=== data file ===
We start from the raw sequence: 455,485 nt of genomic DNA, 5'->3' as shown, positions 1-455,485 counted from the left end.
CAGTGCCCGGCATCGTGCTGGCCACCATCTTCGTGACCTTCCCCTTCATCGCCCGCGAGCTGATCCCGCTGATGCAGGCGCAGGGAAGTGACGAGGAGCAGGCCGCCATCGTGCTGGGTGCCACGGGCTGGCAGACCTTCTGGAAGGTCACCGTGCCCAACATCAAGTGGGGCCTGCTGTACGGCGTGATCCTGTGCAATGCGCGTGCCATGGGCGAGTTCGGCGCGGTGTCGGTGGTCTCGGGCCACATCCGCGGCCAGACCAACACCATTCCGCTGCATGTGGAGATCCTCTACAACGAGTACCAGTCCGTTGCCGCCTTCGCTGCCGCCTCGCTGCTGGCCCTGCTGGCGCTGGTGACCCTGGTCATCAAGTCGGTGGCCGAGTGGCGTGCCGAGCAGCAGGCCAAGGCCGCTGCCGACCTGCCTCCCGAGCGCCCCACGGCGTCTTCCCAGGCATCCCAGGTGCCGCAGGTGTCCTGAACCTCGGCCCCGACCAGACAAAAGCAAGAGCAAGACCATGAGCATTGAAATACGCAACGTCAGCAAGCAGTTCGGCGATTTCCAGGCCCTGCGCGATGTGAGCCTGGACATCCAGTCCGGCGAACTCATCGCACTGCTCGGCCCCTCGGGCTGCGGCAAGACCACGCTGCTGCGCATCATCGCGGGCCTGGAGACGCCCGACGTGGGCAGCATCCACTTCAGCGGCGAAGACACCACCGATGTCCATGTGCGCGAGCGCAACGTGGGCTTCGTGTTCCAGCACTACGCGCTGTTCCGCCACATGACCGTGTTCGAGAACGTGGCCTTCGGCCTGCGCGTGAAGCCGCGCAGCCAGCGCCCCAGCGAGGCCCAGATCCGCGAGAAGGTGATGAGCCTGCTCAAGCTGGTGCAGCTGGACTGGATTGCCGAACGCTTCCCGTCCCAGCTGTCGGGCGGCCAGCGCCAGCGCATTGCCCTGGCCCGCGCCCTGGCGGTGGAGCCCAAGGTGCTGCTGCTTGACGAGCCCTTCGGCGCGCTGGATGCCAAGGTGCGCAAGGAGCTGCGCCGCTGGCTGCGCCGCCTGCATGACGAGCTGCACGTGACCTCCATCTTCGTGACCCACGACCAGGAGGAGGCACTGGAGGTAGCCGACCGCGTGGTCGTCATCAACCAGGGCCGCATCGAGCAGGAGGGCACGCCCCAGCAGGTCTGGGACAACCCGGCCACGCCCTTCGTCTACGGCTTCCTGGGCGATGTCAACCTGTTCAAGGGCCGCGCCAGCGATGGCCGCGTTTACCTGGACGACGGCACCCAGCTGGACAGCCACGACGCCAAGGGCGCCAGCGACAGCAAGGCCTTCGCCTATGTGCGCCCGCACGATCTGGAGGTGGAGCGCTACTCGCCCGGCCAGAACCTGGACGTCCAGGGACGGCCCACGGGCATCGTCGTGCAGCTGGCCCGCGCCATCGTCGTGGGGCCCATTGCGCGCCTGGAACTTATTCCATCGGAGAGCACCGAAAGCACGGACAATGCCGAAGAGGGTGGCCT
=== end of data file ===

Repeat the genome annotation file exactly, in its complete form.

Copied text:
We start from the raw sequence: 455,485 nt of genomic DNA, 5'->3' as shown, positions 1-455,485 counted from the left end.
CAGTGCCCGGCATCGTGCTGGCCACCATCTTCGTGACCTTCCCCTTCATCGCCCGCGAGCTGATCCCGCTGATGCAGGCGCAGGGAAGTGACGAGGAGCAGGCCGCCATCGTGCTGGGTGCCACGGGCTGGCAGACCTTCTGGAAGGTCACCGTGCCCAACATCAAGTGGGGCCTGCTGTACGGCGTGATCCTGTGCAATGCGCGTGCCATGGGCGAGTTCGGCGCGGTGTCGGTGGTCTCGGGCCACATCCGCGGCCAGACCAACACCATTCCGCTGCATGTGGAGATCCTCTACAACGAGTACCAGTCCGTTGCCGCCTTCGCTGCCGCCTCGCTGCTGGCCCTGCTGGCGCTGGTGACCCTGGTCATCAAGTCGGTGGCCGAGTGGCGTGCCGAGCAGCAGGCCAAGGCCGCTGCCGACCTGCCTCCCGAGCGCCCCACGGCGTCTTCCCAGGCATCCCAGGTGCCGCAGGTGTCCTGAACCTCGGCCCCGACCAGACAAAAGCAAGAGCAAGACCATGAGCATTGAAATACGCAACGTCAGCAAGCAGTTCGGCGATTTCCAGGCCCTGCGCGATGTGAGCCTGGACATCCAGTCCGGCGAACTCATCGCACTGCTCGGCCCCTCGGGCTGCGGCAAGACCACGCTGCTGCGCATCATCGCGGGCCTGGAGACGCCCGACGTGGGCAGCATCCACTTCAGCGGCGAAGACACCACCGATGTCCATGTGCGCGAGCGCAACGTGGGCTTCGTGTTCCAGCACTACGCGCTGTTCCGCCACATGACCGTGTTCGAGAACGTGGCCTTCGGCCTGCGCGTGAAGCCGCGCAGCCAGCGCCCCAGCGAGGCCCAGATCCGCGAGAAGGTGATGAGCCTGCTCAAGCTGGTGCAGCTGGACTGGATTGCCGAACGCTTCCCGTCCCAGCTGTCGGGCGGCCAGCGCCAGCGCATTGCCCTGGCCCGCGCCCTGGCGGTGGAGCCCAAGGTGCTGCTGCTTGACGAGCCCTTCGGCGCGCTGGATGCCAAGGTGCGCAAGGAGCTGCGCCGCTGGCTGCGCCGCCTGCATGACGAGCTGCACGTGACCTCCATCTTCGTGACCCACGACCAGGAGGAGGCACTGGAGGTAGCCGACCGCGTGGTCGTCATCAACCAGGGCCGCATCGAGCAGGAGGGCACGCCCCAGCAGGTCTGGGACAACCCGGCCACGCCCTTCGTCTACGGCTTCCTGGGCGATGTCAACCTGTTCAAGGGCCGCGCCAGCGATGGCCGCGTTTACCTGGACGACGGCACCCAGCTGGACAGCCACGACGCCAAGGGCGCCAGCGACAGCAAGGCCTTCGCCTATGTGCGCCCGCACGATCTGGAGGTGGAGCGCTACTCGCCCGGCCAGAACCTGGACGTCCAGGGACGGCCCACGGGCATCGTCGTGCAGCTGGCCCGCGCCATCGTCGTGGGGCCCATTGCGCGCCTGGAACTTATTCCATCGGAGAGCACCGAAAGCACGGACAATGCCGAAGAGGGTGGCCT